French President Francois Hollande on Sunday led low-key commemorations in Paris marking the end of World War II in Europe.
Under a basking sun, Hollande began the proceedings by laying a wreath at the statue of Charles de Gaulle, the former president and leader of the French WWII government-in-exile.
In his last Victory in Europe Day ceremony before next year's presidential election, Hollande observed a minute of silence before a rendition of the French national anthem.
He then shook hands and chatted with General De Gaulle's grandson, Yves.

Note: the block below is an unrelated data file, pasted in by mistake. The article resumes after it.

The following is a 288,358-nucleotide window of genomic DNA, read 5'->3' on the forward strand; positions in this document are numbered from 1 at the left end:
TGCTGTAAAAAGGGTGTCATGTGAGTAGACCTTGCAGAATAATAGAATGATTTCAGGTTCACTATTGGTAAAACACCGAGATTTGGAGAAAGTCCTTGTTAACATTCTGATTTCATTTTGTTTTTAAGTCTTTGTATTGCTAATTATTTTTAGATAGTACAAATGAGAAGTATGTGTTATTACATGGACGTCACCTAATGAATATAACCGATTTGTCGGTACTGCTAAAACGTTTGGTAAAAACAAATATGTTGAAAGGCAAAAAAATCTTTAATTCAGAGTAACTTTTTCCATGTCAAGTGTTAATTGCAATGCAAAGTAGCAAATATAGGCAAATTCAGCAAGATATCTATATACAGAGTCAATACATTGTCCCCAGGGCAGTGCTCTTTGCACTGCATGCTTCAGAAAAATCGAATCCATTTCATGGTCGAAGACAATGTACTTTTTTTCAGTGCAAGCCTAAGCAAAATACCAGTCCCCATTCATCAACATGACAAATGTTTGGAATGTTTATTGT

A cortege followed Hollande up to the Arc de Triomphe war memorial at the Place de l'Etoile. The French president laid another wreath at the tomb of the Unknown Soldier, where another moment of silence was held.
The Arc de Triomphe has a special significance for WWII since Adolf Hitler marched his Nazi troops through the iconic monument when Germany took over France in 1940. It was also the site where Allied troops celebrated victory over Germany 71 years ago.
Victory in Europe Day is celebrated on May 8 to mark the date in 1945 that WWII ended in Europe following Nazi Germany's surrender of its armed forces.